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The pressure is on to bring greater transparency to managing costs in the cloud – but you’ve got to know where to look.

Cloud promotes lofty ideals, such as business transformation, market disruption, and technology modernisation.

While both business and technical leaders strive to make these broad improvements, they are sometimes more focused on incremental gains, such as relocating applications to more scalable environments (in the cloud); retiring old software that is available as-a-service (SaaS), or scrapping legacy storage hardware in favour of a cloud service that works out cheaper.

Do more, spend wisely – visibility and controls

Cloud platforms provide a more granular view of costs and levers that can be pulled to keep a lid on spending.

It’s a big deal, because better cost granularity and controls help technology leaders address the demand for platforms to spearhead innovation, without nasty surprises or bill shocks.

This more stringent approach to cost management is critical as spending on cloud services continues to rise, per Research firm Gartner, who is predicting a 43% uptick in spending on public cloud services worldwide to $591 billion in 2023.

Even hyperscalers are looking harder at costs

It’s not just clients who are obsessing on cost management.

In Amazon’s most recent quarterly report, published in February, CEO Andy Jassy explained that a key selling point for cloud was its ability to quickly reduce costs as demand or needs change, saying, “we are going to help our customers find a way to spend less money.” He added: “You see it with virtually every enterprise, and we’re being very thoughtful about streamlining our costs as well.” – per New York Times.

But then why do so many organisations overspend in cloud when the model is geared for efficiency? Per Reseller.co.nz, a survey of over 1,000 IT decision-makers across Asia Pacific, North America, Europe and Middle East found that 94% of respondents believed their organisations had notable, avoidable cloud spend.

Cost management in the cloud – more easily said than done

Cloud services have simplified once complex business technology. But it’s one thing to spin up a virtual server and quite another to orchestrate a coherent operating model in the cloud with robust cost management controls.

Technology leaders are aware of the pitfalls, with misconfiguration, poor visibility of environments, ‘sprawl,’ and confusing pricing popularly identified as factors in overspending. Many continue to struggle – per Gartner: 60% of cloud leaders will encounter public cloud cost overruns.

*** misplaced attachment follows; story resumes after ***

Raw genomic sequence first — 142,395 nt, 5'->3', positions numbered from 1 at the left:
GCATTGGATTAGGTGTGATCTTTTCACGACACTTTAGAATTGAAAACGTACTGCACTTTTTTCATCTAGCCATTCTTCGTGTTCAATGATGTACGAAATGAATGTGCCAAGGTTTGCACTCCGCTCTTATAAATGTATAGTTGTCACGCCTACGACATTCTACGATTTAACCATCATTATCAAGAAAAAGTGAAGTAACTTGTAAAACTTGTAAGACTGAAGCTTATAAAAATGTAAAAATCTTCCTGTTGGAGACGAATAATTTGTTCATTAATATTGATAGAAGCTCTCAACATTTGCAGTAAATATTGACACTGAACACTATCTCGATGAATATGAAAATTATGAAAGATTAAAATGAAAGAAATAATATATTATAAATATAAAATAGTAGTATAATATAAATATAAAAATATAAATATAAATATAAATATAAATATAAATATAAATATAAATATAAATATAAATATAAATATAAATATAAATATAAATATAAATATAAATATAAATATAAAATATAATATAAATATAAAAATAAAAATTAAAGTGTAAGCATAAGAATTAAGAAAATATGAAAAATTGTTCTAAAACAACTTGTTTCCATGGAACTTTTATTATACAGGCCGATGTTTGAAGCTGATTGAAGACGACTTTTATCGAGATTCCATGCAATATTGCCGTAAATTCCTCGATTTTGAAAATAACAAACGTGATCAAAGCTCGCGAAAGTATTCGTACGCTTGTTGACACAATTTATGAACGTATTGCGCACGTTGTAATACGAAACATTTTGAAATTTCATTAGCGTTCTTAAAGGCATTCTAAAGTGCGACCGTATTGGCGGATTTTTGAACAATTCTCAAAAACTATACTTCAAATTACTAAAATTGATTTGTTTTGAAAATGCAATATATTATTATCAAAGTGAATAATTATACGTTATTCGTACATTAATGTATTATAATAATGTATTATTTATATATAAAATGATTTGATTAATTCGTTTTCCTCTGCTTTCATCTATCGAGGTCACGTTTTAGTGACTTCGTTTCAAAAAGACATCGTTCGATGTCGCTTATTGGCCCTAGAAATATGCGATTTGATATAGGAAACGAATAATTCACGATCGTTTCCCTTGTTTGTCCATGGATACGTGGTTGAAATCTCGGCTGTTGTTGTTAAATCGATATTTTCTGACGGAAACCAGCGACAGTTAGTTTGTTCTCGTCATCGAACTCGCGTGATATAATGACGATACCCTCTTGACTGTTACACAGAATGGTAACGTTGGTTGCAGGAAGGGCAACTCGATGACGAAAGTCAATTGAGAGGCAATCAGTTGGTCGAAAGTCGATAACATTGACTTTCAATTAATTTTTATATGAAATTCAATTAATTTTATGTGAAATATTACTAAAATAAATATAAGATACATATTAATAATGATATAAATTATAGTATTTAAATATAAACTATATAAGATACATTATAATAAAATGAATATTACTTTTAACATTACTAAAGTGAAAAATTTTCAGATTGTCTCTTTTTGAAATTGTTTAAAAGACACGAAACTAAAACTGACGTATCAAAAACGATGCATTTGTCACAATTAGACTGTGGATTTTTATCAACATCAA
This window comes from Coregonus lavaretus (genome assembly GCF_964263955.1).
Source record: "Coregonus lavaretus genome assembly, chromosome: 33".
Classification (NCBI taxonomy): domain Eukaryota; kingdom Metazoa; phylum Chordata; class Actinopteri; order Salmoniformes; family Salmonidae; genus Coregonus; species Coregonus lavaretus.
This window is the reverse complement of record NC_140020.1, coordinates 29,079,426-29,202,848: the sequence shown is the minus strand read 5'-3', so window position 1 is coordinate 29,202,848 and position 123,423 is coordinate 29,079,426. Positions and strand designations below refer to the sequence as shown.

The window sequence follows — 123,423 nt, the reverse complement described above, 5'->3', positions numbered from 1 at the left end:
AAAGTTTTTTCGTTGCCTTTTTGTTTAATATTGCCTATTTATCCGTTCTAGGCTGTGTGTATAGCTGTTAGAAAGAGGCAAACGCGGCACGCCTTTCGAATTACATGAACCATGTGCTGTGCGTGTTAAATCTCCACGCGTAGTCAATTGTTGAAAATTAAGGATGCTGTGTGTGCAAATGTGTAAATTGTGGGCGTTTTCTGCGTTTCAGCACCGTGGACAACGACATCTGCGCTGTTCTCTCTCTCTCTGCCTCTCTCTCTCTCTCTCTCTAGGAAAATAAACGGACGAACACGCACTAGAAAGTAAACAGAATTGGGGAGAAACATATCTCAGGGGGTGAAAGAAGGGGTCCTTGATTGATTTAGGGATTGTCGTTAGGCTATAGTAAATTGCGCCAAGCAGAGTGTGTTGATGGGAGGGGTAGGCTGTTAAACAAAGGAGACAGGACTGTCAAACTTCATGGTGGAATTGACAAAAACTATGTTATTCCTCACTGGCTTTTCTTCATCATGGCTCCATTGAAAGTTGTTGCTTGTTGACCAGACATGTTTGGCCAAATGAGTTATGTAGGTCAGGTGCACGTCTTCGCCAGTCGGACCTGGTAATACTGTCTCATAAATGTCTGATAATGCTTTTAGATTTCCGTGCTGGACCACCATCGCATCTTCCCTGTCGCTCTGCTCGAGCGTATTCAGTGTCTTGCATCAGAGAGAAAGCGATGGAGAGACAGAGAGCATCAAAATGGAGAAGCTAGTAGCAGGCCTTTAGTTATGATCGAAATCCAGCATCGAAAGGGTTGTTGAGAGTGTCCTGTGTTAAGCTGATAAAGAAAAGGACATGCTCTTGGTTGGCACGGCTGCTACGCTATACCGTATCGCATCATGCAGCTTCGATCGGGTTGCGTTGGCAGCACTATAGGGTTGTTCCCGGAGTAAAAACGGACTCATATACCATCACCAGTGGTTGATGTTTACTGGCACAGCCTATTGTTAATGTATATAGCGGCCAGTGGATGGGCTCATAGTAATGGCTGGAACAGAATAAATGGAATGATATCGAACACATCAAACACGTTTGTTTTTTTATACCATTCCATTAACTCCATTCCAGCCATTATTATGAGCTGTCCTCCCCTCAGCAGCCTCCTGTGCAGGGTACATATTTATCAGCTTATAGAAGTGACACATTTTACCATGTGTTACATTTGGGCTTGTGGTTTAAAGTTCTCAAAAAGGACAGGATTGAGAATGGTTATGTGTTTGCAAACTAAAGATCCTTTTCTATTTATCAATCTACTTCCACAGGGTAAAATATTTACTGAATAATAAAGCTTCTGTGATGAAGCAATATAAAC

But things will improve as technology leaders mature their financial operating models. Here’s a selection of common cost-themed enquiries we hear from our clients, highlighting current moves to drive cost efficiency:

Cloud cost optimisation requirements

  • Real-time visibility of what we are paying for so that there is no shock when it comes to my bill
  • To be notified about costs likely to run beyond budget
  • To be alerted to opportunities to optimise costs
  • Visibility of costs associated with a solution
  • Visibility of ingress and egress costs and other variable costs (mostly related to public cloud)
  • Cost assurance

So, how can CIOs avoid overspending in the cloud?

Use the right tools.

Thankfully, there are plenty.

Where do technology leaders need to look to avoid overspending in the cloud?

Broadly, we help clients train their sights in several areas, including:   

  • Cost management: Identify and optimise costs by analysing usage patterns, identifying idle resources, and make recommendations to right-size infrastructure.
  • Cost optimisation: Analyse usage and recommend cost-saving measures, such as resizing instances, shutting down unused resources, and using reserved instances.
  • Capacity buying options: Rather than buying capacity as it’s required, reserved instances allow you to make an up-front commitment to a specific amount of capacity for workloads with more predictable requirements. Alternatively, you can purchase unused capacity at deeply discounted prices with spot instances.
  • Autoscaling: Monitor and adjust application scale to meet demands, using the minimum number of necessary resources.
  • Data transfer fees: Organise data according to frequency of access, available transfer options, and services such as memory-based caching.

Technology leaders are challenged to bring a sharper focus to cost management.  

Ultimately, they must position cost management disciplines at the centre of their organisation’s hybrid or multi-cloud strategy, combining financial management and operational practices to balance minimum levels of performance with budgets to maintain overall service quality.

Cloud offers multiple cost management levers, but you’ve got to know which ones to pull,  when, and how decisions reverberate in your operating environment. Because cost-cutting at any cost will end up costing you in the long run.

BTW: Learn how CCL’s cloud experts bring a critical eye to cost optimisation in the cloud that can help your business scale, grow, and succeed. Contact us now and one of our experts will show you the possibilities.


For more on this topic, please read “CloudOps – The Cloud Operating Model” and “Is Your IT a Cost Centre or Strategic Partner?

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CLOUD   TRANSFORMATION